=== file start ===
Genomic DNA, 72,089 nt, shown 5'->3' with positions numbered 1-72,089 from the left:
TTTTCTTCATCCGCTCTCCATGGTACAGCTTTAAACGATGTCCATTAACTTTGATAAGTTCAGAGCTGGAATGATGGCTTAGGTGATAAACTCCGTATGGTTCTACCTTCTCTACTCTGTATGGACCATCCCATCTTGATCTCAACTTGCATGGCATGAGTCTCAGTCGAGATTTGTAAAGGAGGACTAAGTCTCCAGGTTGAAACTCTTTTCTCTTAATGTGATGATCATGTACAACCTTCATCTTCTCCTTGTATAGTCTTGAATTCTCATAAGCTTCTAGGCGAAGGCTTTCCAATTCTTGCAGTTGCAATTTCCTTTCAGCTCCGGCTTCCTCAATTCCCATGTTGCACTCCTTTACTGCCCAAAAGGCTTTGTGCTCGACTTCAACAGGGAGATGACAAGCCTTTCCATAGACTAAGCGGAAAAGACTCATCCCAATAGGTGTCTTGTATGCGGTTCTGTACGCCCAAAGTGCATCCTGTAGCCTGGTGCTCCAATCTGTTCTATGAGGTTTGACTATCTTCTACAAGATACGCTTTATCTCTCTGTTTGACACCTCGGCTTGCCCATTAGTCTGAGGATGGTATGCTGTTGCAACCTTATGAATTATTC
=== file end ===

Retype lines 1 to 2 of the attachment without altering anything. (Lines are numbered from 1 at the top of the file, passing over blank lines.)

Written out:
Genomic DNA, 72,089 nt, shown 5'->3' with positions numbered 1-72,089 from the left:
TTTTCTTCATCCGCTCTCCATGGTACAGCTTTAAACGATGTCCATTAACTTTGATAAGTTCAGAGCTGGAATGATGGCTTAGGTGATAAACTCCGTATGGTTCTACCTTCTCTACTCTGTATGGACCATCCCATCTTGATCTCAACTTGCATGGCATGAGTCTCAGTCGAGATTTGTAAAGGAGGACTAAGTCTCCAGGTTGAAACTCTTTTCTCTTAATGTGATGATCATGTACAACCTTCATCTTCTCCTTGTATAGTCTTGAATTCTCATAAGCTTCTAGGCGAAGGCTTTCCAATTCTTGCAGTTGCAATTTCCTTTCAGCTCCGGCTTCCTCAATTCCCATGTTGCACTCCTTTACTGCCCAAAAGGCTTTGTGCTCGACTTCAACAGGGAGATGACAAGCCTTTCCATAGACTAAGCGGAAAAGACTCATCCCAATAGGTGTCTTGTATGCGGTTCTGTACGCCCAAAGTGCATCCTGTAGCCTGGTGCTCCAATCTGTTCTATGAGGTTTGACTATCTTCTACAAGATACGCTTTATCTCTCTGTTTGACACCTCGGCTTGCCCATTAGTCTGAGGATGGTATGCTGTTGCAACCTTATGAATTATTC